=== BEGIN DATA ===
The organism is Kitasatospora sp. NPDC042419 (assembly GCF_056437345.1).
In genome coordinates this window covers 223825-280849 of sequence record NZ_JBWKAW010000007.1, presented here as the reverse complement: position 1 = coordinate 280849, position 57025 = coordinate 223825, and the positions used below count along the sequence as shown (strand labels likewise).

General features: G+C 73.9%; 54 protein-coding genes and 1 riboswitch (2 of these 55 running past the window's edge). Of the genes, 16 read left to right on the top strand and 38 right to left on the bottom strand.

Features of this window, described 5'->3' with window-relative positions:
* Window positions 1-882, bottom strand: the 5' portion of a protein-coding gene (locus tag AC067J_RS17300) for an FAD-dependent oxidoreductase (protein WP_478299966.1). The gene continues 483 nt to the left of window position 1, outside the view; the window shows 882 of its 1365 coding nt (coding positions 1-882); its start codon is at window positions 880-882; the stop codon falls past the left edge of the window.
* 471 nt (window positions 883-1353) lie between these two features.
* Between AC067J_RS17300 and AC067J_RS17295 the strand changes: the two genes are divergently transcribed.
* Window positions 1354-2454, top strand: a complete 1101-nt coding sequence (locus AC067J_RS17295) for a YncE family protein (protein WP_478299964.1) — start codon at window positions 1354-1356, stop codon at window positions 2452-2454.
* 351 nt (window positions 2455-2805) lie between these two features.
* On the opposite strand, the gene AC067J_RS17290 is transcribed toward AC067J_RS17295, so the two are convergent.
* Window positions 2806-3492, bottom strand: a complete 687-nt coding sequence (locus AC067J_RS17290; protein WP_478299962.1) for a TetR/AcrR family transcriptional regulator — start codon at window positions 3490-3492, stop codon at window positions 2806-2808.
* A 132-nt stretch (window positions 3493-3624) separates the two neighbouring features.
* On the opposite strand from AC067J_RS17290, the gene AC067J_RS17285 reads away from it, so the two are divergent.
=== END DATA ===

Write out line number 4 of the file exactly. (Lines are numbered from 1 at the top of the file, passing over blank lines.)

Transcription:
Features of this window, described 5'->3' with window-relative positions: